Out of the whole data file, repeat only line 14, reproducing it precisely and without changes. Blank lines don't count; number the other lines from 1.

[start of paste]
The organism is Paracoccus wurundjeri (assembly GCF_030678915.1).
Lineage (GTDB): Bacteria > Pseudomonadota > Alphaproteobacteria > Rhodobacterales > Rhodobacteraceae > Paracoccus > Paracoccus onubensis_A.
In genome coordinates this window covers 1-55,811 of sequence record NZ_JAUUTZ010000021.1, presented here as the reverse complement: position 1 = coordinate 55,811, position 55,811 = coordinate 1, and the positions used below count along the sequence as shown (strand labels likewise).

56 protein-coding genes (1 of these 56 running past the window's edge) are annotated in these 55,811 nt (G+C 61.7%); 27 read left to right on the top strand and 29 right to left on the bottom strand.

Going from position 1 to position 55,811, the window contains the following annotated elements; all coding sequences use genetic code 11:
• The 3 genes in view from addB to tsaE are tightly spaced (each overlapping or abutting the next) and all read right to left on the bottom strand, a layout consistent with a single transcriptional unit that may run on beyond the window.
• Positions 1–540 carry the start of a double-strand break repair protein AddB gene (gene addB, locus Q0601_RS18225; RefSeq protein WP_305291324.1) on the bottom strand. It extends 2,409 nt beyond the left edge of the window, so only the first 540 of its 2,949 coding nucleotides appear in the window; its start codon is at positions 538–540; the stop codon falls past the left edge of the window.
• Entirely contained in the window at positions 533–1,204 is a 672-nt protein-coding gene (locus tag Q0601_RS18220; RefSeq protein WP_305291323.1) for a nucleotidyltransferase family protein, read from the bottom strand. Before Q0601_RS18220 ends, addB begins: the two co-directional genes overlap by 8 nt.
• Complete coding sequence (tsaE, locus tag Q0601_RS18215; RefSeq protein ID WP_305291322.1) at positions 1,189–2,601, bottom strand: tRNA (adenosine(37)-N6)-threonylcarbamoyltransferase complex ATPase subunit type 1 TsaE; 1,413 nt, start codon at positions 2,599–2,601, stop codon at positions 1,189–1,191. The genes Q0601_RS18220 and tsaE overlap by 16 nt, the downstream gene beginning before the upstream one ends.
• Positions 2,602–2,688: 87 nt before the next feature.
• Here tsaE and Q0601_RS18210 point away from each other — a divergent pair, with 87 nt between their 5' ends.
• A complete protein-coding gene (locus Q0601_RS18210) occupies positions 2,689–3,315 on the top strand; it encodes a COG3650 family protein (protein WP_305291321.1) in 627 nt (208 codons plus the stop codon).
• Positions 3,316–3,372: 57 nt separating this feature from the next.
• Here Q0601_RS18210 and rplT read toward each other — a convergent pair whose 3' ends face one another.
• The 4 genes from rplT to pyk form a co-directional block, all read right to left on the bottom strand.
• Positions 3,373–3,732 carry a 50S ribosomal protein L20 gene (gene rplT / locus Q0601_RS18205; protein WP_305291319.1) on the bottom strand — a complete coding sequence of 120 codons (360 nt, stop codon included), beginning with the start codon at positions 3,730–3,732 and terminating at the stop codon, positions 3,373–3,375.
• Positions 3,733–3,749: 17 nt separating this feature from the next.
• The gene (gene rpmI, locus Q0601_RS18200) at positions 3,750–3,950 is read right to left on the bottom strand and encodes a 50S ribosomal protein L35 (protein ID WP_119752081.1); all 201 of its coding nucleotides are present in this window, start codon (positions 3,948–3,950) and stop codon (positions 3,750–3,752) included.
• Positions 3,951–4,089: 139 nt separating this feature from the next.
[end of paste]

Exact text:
• Here Q0601_RS18210 and rplT read toward each other — a convergent pair whose 3' ends face one another.